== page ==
We’d love to start right at the beginning of your comedy career. When did you realise you had a knack for making people laugh?
I used to heckle my teachers at school a lot. It started out when my friend Christine would whisper something snarky and funny only to me and then I would say it out loud and get a laugh. Then eventually I just started coming up with my own funny one-liners to clap back with. I was a pretty disruptive kid, which would be bad if I hadn’t figured out how to monetise being annoying. That’s what being a comedian is: being annoying for money.
Was there a key moment that solidified your decision to earn a living through comedy?
Bro, this is such an intense question! To be honest, I’ve always wanted to work as a comedian and TV writer – for my Year 12 Major Work I actually developed and wrote a sitcom about stand-up comedians. At this point I have been working in TV for about 8 years and there is no Plan B. I wish there was, but I literally have no other skills.
Your Twitter account has become infamous for its whip-smart, viral one-liners. Many comedians are utilising the internet and social media as methods for reaching new audiences – what does it do for you personally in regards to its purpose as a comedic outlet?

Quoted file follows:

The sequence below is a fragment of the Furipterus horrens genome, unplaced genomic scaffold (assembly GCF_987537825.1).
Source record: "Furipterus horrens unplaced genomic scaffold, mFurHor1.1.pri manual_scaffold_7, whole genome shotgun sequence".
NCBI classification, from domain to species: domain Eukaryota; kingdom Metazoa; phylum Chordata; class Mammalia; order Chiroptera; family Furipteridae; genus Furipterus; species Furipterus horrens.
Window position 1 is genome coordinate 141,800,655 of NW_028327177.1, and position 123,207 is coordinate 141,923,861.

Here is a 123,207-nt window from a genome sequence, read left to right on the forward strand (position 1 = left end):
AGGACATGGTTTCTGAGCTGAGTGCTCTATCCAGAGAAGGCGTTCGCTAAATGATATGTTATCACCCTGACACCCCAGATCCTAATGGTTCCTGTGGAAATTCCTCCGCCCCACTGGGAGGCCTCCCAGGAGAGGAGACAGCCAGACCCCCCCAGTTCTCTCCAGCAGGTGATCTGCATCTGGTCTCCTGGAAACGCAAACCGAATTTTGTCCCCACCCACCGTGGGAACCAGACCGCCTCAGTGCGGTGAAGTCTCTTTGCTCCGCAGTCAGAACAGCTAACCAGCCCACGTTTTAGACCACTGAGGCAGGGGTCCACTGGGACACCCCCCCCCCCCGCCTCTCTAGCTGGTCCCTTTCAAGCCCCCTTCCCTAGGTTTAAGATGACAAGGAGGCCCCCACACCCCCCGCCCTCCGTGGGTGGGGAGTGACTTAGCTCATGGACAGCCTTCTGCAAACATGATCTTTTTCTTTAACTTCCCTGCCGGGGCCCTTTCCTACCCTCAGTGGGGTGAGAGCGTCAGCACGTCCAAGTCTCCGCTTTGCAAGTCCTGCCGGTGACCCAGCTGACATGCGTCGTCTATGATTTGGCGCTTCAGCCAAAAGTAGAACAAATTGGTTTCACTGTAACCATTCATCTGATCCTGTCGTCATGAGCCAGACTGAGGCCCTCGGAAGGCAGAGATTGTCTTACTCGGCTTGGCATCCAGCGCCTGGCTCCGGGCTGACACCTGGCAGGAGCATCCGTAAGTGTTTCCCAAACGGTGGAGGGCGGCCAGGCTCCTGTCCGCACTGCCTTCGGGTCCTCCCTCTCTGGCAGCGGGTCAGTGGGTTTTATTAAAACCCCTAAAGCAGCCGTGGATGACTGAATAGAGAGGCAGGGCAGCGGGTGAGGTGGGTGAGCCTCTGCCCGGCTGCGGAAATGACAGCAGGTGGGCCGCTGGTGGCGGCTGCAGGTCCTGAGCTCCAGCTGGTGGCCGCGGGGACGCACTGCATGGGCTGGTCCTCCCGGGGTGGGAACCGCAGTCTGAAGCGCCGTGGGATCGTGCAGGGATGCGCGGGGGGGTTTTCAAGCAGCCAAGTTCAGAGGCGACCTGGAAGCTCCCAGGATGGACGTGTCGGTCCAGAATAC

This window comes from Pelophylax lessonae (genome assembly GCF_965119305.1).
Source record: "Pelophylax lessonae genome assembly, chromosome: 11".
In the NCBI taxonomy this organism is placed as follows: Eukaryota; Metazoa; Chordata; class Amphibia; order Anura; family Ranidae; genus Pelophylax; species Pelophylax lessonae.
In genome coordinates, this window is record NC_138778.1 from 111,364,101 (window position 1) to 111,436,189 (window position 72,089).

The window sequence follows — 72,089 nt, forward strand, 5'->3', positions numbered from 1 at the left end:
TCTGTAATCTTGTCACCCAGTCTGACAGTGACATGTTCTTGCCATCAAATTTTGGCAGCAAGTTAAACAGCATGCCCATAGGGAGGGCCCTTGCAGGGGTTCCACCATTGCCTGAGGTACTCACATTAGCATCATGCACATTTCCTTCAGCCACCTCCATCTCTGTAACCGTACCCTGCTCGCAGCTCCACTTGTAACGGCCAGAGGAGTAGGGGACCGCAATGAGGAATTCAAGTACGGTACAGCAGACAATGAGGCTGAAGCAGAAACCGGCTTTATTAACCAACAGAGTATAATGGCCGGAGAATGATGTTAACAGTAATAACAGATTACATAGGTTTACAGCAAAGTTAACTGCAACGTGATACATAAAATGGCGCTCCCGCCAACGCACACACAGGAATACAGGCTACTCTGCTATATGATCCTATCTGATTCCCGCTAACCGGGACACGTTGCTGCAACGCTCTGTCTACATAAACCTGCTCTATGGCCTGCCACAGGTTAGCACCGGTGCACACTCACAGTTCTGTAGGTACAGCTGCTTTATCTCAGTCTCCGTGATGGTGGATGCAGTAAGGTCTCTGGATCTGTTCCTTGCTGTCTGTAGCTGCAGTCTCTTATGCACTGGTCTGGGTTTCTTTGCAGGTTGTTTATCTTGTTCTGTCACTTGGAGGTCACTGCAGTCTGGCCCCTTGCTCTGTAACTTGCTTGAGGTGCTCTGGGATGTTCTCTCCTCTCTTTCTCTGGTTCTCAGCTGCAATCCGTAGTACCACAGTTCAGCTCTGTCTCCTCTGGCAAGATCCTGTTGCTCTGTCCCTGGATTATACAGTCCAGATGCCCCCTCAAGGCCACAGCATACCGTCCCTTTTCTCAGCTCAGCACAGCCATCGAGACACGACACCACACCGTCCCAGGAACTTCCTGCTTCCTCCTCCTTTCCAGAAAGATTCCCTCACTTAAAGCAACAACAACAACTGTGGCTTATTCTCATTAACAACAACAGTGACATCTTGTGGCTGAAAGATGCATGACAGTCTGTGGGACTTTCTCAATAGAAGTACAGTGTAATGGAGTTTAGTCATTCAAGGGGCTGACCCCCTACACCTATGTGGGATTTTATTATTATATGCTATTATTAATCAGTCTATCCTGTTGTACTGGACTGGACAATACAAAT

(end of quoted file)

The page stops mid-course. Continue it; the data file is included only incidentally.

Oh, thank you! I wouldn’t describe it as ‘whip smart’, my content probably closer to ‘whip dumb’. I just like Twitter because I can write crazy stuff and sometimes people give me attention for it. It’s a terrible thing. Weirdly, it has lead to work though – one time a production company called me up and was like “Hey, we’re trying to create this young female character who is a massive dropkick loser, can you come in and give us some insights?” I was like “That’s so rude! Yes please!”
What makes a particular joke better for Twitter than the stage? Also, where does a Twitter joke getting an avalanche of re-tweets rank compared to scoring a room full of laughs?